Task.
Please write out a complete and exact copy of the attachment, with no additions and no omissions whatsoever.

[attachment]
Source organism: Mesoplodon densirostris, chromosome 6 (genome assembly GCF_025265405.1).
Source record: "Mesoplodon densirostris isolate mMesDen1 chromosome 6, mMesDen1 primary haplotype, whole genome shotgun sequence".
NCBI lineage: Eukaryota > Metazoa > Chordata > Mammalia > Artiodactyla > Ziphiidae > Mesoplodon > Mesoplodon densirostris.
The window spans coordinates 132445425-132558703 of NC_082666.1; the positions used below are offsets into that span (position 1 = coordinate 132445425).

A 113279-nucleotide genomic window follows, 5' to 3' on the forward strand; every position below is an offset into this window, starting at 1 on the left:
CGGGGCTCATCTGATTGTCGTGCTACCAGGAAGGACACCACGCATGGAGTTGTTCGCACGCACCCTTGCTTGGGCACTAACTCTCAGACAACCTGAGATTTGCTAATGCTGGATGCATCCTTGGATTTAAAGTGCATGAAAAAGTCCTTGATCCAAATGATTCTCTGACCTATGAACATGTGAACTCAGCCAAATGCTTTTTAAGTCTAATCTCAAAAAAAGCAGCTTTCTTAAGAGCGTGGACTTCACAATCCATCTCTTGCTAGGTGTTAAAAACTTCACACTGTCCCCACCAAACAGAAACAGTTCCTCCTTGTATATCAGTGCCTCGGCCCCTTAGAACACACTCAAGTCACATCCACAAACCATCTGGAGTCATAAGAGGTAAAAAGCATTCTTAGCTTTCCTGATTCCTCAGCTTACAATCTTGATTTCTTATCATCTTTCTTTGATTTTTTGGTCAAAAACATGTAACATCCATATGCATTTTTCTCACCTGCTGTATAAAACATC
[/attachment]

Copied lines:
Source organism: Mesoplodon densirostris, chromosome 6 (genome assembly GCF_025265405.1).
Source record: "Mesoplodon densirostris isolate mMesDen1 chromosome 6, mMesDen1 primary haplotype, whole genome shotgun sequence".
NCBI lineage: Eukaryota > Metazoa > Chordata > Mammalia > Artiodactyla > Ziphiidae > Mesoplodon > Mesoplodon densirostris.
The window spans coordinates 132445425-132558703 of NC_082666.1; the positions used below are offsets into that span (position 1 = coordinate 132445425).

A 113279-nucleotide genomic window follows, 5' to 3' on the forward strand; every position below is an offset into this window, starting at 1 on the left:
CGGGGCTCATCTGATTGTCGTGCTACCAGGAAGGACACCACGCATGGAGTTGTTCGCACGCACCCTTGCTTGGGCACTAACTCTCAGACAACCTGAGATTTGCTAATGCTGGATGCATCCTTGGATTTAAAGTGCATGAAAAAGTCCTTGATCCAAATGATTCTCTGACCTATGAACATGTGAACTCAGCCAAATGCTTTTTAAGTCTAATCTCAAAAAAAGCAGCTTTCTTAAGAGCGTGGACTTCACAATCCATCTCTTGCTAGGTGTTAAAAACTTCACACTGTCCCCACCAAACAGAAACAGTTCCTCCTTGTATATCAGTGCCTCGGCCCCTTAGAACACACTCAAGTCACATCCACAAACCATCTGGAGTCATAAGAGGTAAAAAGCATTCTTAGCTTTCCTGATTCCTCAGCTTACAATCTTGATTTCTTATCATCTTTCTTTGATTTTTTGGTCAAAAACATGTAACATCCATATGCATTTTTCTCACCTGCTGTATAAAACATC